Dec 22, 2021

Merry Christmas 2021

 Yin Liu

London, British Library MS Harley 2332, fol. 20v.

It's time to restart what used to be an annual tradition on this blog: the Christmas post. This year, let's look at a page from an illustrated almanac. This was a small book -- I haven't included the ruler in the cropped image, but the book would easily fit in one hand -- that included a detailed calendar, showing feast days of the Church, the Zodiac months, etc. The purpose was timekeeping (computus) and prognostication: the calendar would help you not only to figure out what day it was, but also what agricultural activities you should be engaged in, and possibly when it would be best to undergo medical procedures like bleeding. 

Sep 17, 2021

Remote Reading

Yin Liu

A student examines the 15th-century Brendan Missal, University of Saskatchewan Special Collections, 2017.

The University of Saskatchewan dairy herd. Lots of cows, not much parchment.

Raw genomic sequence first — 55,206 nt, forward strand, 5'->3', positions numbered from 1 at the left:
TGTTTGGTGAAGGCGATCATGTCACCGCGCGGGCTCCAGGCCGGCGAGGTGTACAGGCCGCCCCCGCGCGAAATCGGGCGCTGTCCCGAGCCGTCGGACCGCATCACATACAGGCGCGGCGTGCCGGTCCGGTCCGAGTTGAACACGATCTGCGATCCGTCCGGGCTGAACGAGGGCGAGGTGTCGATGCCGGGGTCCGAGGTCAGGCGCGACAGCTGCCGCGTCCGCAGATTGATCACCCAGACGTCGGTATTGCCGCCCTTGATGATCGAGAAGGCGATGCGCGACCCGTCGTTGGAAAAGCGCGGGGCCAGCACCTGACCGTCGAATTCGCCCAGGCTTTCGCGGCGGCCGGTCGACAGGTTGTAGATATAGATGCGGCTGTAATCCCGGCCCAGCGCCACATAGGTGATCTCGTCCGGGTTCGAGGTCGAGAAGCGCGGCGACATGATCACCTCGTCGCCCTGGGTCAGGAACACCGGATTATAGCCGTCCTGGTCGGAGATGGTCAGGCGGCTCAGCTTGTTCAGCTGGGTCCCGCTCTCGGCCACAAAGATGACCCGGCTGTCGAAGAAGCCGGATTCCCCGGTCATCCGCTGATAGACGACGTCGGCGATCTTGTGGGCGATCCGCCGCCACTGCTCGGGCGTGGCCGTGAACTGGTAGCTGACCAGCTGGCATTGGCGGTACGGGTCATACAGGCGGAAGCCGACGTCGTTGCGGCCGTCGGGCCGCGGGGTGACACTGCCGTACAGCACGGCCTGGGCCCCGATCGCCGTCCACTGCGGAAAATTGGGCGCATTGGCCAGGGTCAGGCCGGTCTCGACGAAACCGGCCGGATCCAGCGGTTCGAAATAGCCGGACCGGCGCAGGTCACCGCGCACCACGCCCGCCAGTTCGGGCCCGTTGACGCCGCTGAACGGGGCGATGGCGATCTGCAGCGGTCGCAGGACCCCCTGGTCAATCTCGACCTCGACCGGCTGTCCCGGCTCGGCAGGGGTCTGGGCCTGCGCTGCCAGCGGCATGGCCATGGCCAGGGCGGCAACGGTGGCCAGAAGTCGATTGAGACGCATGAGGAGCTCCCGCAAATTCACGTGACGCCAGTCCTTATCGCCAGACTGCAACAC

When COVID-19 restrictions made most of us in Canada stay at least 2 m away from each other, shut down international travel, and compelled many academics to work from domestic spaces frequently traversed by cats and children, manuscript scholars faced, in a heightened form, a paradox that we have been grappling with ever since digital technologies gave us access to manuscript images online. On the one hand, someone like me, who lives in the middle of Canada surrounded by a vast expanse of farmland and a vast absence of medieval manuscripts, has had my teaching and research practice revolutionised by the wonderful array of manuscript images freely available on the Web, thanks to the generosity of many holding institutions and their funding sources. On the other hand, any manuscript scholar knows that staring at an image on a screen is not the same as holding a manuscript in one’s hands. Digital technology opens up some ways of approaching medieval documents, at the cost of shutting down others.